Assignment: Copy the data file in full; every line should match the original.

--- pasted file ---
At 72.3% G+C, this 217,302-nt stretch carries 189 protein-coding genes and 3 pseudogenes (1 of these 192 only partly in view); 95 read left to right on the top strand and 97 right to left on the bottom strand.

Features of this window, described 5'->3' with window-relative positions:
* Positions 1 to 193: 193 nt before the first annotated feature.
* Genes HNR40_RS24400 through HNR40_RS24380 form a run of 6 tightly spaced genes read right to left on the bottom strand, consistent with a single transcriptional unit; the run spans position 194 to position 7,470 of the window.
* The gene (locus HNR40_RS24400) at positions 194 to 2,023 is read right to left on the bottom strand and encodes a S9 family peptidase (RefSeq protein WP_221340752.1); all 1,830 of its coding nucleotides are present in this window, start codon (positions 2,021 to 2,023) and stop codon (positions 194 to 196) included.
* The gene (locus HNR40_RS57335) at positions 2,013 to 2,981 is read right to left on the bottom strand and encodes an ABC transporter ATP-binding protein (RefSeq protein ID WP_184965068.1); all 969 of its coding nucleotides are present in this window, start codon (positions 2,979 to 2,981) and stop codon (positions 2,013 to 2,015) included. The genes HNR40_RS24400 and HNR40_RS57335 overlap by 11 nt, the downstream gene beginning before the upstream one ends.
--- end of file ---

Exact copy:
At 72.3% G+C, this 217,302-nt stretch carries 189 protein-coding genes and 3 pseudogenes (1 of these 192 only partly in view); 95 read left to right on the top strand and 97 right to left on the bottom strand.

Features of this window, described 5'->3' with window-relative positions:
* Positions 1 to 193: 193 nt before the first annotated feature.
* Genes HNR40_RS24400 through HNR40_RS24380 form a run of 6 tightly spaced genes read right to left on the bottom strand, consistent with a single transcriptional unit; the run spans position 194 to position 7,470 of the window.
* The gene (locus HNR40_RS24400) at positions 194 to 2,023 is read right to left on the bottom strand and encodes a S9 family peptidase (RefSeq protein WP_221340752.1); all 1,830 of its coding nucleotides are present in this window, start codon (positions 2,021 to 2,023) and stop codon (positions 194 to 196) included.
* The gene (locus HNR40_RS57335) at positions 2,013 to 2,981 is read right to left on the bottom strand and encodes an ABC transporter ATP-binding protein (RefSeq protein ID WP_184965068.1); all 969 of its coding nucleotides are present in this window, start codon (positions 2,979 to 2,981) and stop codon (positions 2,013 to 2,015) included. The genes HNR40_RS24400 and HNR40_RS57335 overlap by 11 nt, the downstream gene beginning before the upstream one ends.